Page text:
# How is a type rating administered for aircraft that do not comply with 91.109?

Let's say you have a demilitarized A-10 (this isn't too farfetched an idea, as this SDSM&T proposal for a replacement thunderstorm research aircraft demonstrates). With an empty weight twice the 12,500 pound limit, it clearly requires a type rating; however, there was only one two-seat A-10 (the YA-10B) ever built, and it likely isn't airworthy any longer. (It is on static display at Edwards AFB.)

So, how would you train a civil pilot to get their A-10 type rating? Would it be a simulator-only exercise, or a long ground school followed by a solo signoff?

• Is your question pertaining specifically to de-mil'ed aircraft or more generally about single seat aircraft that might require a type rating (though I can't think of anything that might meet the criteria and NOT be a former military aircraft)? If it's de-mil'ed aircraft, they're normally registered as experimentals, so I don't think the normal type rating stuff applies. – habu Jul 13 '15 at 12:02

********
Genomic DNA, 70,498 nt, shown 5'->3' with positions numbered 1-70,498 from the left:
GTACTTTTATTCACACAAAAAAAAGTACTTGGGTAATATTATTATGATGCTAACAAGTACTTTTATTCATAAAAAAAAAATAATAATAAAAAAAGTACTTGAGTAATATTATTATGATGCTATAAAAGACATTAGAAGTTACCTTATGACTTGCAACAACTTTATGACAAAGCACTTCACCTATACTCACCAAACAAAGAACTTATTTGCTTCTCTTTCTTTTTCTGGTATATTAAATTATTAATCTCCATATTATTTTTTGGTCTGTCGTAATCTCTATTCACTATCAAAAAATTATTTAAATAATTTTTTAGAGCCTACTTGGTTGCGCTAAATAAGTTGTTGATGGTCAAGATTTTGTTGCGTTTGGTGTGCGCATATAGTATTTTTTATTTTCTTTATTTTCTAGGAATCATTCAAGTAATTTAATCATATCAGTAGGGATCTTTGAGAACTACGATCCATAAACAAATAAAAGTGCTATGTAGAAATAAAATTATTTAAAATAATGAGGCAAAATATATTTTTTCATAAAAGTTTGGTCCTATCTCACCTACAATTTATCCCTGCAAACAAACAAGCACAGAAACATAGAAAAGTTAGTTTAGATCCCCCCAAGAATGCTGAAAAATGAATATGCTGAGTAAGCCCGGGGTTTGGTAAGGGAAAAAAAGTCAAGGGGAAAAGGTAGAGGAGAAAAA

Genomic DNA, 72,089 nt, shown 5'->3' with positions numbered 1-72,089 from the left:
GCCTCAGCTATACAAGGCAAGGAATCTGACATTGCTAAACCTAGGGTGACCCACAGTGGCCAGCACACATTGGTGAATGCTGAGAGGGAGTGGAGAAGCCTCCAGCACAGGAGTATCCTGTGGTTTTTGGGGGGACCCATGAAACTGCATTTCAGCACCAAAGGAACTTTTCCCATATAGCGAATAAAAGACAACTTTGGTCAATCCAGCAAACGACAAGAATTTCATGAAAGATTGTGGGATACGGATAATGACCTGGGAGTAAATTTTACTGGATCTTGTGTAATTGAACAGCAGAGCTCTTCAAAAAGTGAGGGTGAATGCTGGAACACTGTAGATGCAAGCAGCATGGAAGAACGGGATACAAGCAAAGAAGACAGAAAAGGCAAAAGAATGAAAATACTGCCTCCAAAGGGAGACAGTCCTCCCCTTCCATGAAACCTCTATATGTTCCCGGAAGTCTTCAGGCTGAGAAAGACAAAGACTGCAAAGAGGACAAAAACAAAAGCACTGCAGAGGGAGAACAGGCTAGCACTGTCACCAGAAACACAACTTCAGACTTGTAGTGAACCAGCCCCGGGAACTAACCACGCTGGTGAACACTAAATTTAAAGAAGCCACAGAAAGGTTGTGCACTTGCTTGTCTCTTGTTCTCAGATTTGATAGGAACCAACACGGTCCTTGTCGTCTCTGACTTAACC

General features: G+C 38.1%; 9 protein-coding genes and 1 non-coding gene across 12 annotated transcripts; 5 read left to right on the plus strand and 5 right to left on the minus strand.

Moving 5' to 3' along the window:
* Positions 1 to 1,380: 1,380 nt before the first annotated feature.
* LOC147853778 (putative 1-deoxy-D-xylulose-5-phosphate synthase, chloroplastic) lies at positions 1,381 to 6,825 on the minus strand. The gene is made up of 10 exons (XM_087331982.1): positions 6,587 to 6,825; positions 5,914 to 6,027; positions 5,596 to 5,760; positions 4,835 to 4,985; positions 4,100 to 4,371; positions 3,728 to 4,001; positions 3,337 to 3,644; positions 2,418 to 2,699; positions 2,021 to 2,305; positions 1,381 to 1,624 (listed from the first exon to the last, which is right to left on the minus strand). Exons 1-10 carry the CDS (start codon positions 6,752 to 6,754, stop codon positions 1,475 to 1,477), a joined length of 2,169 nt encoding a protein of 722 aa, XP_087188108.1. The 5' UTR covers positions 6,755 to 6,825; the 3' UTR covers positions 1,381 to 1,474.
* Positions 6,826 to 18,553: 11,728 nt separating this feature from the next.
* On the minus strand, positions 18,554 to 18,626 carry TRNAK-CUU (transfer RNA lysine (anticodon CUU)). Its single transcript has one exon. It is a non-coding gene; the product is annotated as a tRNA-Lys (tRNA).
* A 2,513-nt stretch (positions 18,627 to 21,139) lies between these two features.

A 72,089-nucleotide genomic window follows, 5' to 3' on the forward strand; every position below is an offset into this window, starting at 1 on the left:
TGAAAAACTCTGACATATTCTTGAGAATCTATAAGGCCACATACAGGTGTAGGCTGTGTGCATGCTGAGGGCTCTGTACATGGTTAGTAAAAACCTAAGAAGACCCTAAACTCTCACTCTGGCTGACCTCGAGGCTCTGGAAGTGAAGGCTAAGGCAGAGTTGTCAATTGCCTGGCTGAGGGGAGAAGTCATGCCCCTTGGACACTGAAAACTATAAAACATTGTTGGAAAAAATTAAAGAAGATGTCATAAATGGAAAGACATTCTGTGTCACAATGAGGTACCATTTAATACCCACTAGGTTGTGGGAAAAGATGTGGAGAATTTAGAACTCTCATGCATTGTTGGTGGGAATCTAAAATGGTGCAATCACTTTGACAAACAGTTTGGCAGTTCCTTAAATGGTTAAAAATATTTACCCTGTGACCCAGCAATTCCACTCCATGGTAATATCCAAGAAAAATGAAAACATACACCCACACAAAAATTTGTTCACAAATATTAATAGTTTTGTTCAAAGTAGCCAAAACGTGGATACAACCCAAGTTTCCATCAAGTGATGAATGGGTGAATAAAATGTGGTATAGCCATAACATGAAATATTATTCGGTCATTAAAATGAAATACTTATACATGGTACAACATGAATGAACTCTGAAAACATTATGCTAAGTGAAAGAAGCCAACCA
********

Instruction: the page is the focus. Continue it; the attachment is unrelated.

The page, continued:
• @habu -- I was asking more generically, but using the A-10 as an example type – UnrecognizedFallingObject Jul 13 '15 at 22:17
• @Federico -- fixed link – UnrecognizedFallingObject Jul 13 '15 at 22:19

The same might apply to aircraft that do have two-seater variants but where the flight school is unable to procure one. If you won the Powerball, and put a chunk of that money into your very own milsurp F-15C (\$38 million a pop back when they were being made and that's in late 1970s dollars), it's highly unlikely your local flight school would be willing to pony up for an F-15D two-seat configuration to train you on it (unless you bought the plane for them with another big chunk of your lottery winnings). They might, however, have a T-38 in their inventory or be able to loan one from the nearby naval air station, which would give you a primer into the capabilities of a multi-engine turbofan ex-military fighter. Honestly, though, if you wanted to fly an F-15, you'll probably want a two-seater, and your CPL, so you could give rides to paying customers and offset the cost of running this beast (typical fuel load without droptanks, 13,500 lbs which is about 1,985 gallons. With Jet A running about \$4.85/gallon, the cost of a fillup would be somewhere in the \$10,000 neighborhood which would give you a cruising range of about 1,000 miles, so you could offer this as a special type of jet taxi).